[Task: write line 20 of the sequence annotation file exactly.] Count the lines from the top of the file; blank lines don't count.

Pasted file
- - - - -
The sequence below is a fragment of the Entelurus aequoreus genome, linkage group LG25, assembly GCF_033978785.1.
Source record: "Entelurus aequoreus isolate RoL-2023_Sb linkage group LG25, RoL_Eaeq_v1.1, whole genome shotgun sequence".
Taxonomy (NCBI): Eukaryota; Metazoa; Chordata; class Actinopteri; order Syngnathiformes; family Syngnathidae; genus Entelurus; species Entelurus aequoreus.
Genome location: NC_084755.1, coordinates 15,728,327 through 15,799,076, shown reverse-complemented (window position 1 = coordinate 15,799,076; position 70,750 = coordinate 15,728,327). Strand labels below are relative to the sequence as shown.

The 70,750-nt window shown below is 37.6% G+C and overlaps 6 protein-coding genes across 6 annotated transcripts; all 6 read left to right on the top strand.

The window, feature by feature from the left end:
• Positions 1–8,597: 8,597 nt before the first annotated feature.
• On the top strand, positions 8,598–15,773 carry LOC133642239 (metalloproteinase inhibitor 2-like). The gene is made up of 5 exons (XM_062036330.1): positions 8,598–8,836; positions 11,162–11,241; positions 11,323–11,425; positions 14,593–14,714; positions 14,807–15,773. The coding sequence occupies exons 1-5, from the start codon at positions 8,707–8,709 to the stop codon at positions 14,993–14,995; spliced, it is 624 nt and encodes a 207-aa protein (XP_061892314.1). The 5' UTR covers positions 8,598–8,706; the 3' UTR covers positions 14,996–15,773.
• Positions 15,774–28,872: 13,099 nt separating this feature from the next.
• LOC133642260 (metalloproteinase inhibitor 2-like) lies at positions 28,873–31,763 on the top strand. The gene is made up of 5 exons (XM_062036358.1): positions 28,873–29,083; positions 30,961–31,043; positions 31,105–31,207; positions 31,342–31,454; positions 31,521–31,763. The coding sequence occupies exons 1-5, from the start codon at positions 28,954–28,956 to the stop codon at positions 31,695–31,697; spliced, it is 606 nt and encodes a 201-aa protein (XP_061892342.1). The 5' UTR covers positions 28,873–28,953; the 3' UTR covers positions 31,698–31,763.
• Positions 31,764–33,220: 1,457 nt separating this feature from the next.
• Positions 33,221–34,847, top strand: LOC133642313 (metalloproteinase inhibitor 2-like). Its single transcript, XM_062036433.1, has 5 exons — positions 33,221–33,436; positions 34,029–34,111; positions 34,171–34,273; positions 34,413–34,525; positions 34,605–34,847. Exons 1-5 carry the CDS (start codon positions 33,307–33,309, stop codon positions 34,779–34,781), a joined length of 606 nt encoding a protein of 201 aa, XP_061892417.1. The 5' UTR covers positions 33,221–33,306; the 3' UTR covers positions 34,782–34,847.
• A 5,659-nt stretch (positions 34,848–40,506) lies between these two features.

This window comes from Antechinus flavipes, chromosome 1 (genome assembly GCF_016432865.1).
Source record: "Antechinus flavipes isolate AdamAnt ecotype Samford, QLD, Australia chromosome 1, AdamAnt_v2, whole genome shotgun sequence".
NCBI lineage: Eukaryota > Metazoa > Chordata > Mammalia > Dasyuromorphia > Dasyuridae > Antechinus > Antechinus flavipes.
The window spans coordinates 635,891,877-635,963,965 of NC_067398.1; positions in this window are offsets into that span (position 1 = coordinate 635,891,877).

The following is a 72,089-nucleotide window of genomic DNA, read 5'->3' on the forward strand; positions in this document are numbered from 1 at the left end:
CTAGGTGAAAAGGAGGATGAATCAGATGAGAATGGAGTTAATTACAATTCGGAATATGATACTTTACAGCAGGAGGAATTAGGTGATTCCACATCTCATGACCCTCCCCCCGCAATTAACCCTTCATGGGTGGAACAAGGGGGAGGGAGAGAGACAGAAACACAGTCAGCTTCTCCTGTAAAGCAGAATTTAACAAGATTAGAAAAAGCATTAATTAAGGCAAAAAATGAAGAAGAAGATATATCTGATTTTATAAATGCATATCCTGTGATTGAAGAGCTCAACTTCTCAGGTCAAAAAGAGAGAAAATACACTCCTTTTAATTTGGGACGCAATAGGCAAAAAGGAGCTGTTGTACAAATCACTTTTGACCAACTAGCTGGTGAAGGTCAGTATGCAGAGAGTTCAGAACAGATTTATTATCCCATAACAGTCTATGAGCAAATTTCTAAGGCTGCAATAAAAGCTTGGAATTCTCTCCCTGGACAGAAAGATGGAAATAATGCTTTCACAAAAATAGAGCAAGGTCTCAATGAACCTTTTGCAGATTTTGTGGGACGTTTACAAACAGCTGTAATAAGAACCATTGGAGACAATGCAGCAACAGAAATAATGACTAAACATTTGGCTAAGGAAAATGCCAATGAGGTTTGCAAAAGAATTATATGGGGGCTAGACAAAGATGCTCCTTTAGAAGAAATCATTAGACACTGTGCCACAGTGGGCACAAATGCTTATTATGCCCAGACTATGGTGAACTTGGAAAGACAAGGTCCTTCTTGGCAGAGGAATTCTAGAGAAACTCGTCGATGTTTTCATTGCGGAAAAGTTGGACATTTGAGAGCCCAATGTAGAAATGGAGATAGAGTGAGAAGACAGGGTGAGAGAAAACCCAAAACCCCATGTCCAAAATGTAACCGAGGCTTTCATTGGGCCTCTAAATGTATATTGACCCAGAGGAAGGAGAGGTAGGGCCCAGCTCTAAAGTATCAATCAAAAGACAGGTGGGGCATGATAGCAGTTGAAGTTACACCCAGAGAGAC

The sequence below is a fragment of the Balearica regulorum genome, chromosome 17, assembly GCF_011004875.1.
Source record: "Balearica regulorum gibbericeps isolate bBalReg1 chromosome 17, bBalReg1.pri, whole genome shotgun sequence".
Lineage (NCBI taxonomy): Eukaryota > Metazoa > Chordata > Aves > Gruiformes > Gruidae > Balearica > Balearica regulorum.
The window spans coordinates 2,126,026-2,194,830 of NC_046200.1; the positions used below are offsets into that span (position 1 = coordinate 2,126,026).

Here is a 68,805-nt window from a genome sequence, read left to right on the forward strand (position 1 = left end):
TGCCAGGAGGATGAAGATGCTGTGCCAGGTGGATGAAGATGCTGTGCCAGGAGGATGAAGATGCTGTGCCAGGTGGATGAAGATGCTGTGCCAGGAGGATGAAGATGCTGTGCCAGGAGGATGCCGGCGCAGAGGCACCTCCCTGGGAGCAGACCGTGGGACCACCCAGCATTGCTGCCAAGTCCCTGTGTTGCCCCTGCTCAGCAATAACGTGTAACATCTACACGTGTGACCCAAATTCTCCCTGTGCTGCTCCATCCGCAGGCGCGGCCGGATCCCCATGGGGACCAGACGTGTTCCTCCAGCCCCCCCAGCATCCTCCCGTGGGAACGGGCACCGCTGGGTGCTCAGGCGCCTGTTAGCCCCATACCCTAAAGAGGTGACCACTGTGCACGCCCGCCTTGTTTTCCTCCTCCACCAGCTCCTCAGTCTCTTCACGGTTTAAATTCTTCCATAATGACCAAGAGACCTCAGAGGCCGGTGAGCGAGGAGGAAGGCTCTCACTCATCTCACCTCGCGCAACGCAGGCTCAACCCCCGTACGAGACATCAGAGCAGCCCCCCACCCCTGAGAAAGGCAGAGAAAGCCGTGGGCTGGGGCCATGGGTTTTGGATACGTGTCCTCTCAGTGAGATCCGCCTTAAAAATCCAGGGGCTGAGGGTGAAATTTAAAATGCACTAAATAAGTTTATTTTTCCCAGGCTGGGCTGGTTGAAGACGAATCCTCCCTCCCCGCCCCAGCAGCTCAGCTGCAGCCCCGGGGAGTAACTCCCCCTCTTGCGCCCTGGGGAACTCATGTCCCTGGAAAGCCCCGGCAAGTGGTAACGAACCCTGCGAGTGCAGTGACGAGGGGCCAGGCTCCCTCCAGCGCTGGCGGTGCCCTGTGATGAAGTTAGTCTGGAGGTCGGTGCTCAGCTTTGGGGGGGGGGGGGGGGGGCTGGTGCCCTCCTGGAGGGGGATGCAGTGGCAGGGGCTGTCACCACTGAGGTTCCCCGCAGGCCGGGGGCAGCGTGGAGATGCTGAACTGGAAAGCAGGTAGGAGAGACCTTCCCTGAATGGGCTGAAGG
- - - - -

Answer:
The sequence below is a fragment of the Balearica regulorum genome, chromosome 17, assembly GCF_011004875.1.